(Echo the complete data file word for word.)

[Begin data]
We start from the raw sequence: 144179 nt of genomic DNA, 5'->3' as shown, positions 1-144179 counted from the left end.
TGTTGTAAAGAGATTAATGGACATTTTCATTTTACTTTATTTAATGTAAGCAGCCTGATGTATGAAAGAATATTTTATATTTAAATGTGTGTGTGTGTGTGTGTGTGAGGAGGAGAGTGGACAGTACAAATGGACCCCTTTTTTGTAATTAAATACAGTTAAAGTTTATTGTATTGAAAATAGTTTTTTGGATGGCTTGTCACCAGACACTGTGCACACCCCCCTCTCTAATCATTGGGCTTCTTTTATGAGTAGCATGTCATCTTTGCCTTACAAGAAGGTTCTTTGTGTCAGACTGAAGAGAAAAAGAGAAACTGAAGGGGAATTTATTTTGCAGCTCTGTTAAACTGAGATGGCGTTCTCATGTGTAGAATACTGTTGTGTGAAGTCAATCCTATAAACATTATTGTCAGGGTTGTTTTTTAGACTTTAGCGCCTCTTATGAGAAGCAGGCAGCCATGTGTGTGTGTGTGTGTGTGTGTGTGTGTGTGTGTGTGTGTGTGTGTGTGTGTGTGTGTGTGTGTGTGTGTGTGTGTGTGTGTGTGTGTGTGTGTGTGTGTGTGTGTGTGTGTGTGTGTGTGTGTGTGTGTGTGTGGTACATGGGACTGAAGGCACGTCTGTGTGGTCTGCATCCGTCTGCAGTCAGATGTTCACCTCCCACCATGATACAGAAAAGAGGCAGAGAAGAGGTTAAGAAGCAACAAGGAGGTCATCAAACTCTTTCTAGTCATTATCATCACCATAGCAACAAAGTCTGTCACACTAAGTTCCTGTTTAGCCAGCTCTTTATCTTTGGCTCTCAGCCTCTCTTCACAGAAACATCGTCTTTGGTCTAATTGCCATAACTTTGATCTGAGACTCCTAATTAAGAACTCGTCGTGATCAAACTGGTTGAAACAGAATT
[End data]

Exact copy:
We start from the raw sequence: 144179 nt of genomic DNA, 5'->3' as shown, positions 1-144179 counted from the left end.
TGTTGTAAAGAGATTAATGGACATTTTCATTTTACTTTATTTAATGTAAGCAGCCTGATGTATGAAAGAATATTTTATATTTAAATGTGTGTGTGTGTGTGTGTGTGAGGAGGAGAGTGGACAGTACAAATGGACCCCTTTTTTGTAATTAAATACAGTTAAAGTTTATTGTATTGAAAATAGTTTTTTGGATGGCTTGTCACCAGACACTGTGCACACCCCCCTCTCTAATCATTGGGCTTCTTTTATGAGTAGCATGTCATCTTTGCCTTACAAGAAGGTTCTTTGTGTCAGACTGAAGAGAAAAAGAGAAACTGAAGGGGAATTTATTTTGCAGCTCTGTTAAACTGAGATGGCGTTCTCATGTGTAGAATACTGTTGTGTGAAGTCAATCCTATAAACATTATTGTCAGGGTTGTTTTTTAGACTTTAGCGCCTCTTATGAGAAGCAGGCAGCCATGTGTGTGTGTGTGTGTGTGTGTGTGTGTGTGTGTGTGTGTGTGTGTGTGTGTGTGTGTGTGTGTGTGTGTGTGTGTGTGTGTGTGTGTGTGTGTGTGTGTGTGTGTGTGTGTGTGTGTGTGTGTGTGTGTGTGTGGTACATGGGACTGAAGGCACGTCTGTGTGGTCTGCATCCGTCTGCAGTCAGATGTTCACCTCCCACCATGATACAGAAAAGAGGCAGAGAAGAGGTTAAGAAGCAACAAGGAGGTCATCAAACTCTTTCTAGTCATTATCATCACCATAGCAACAAAGTCTGTCACACTAAGTTCCTGTTTAGCCAGCTCTTTATCTTTGGCTCTCAGCCTCTCTTCACAGAAACATCGTCTTTGGTCTAATTGCCATAACTTTGATCTGAGACTCCTAATTAAGAACTCGTCGTGATCAAACTGGTTGAAACAGAATT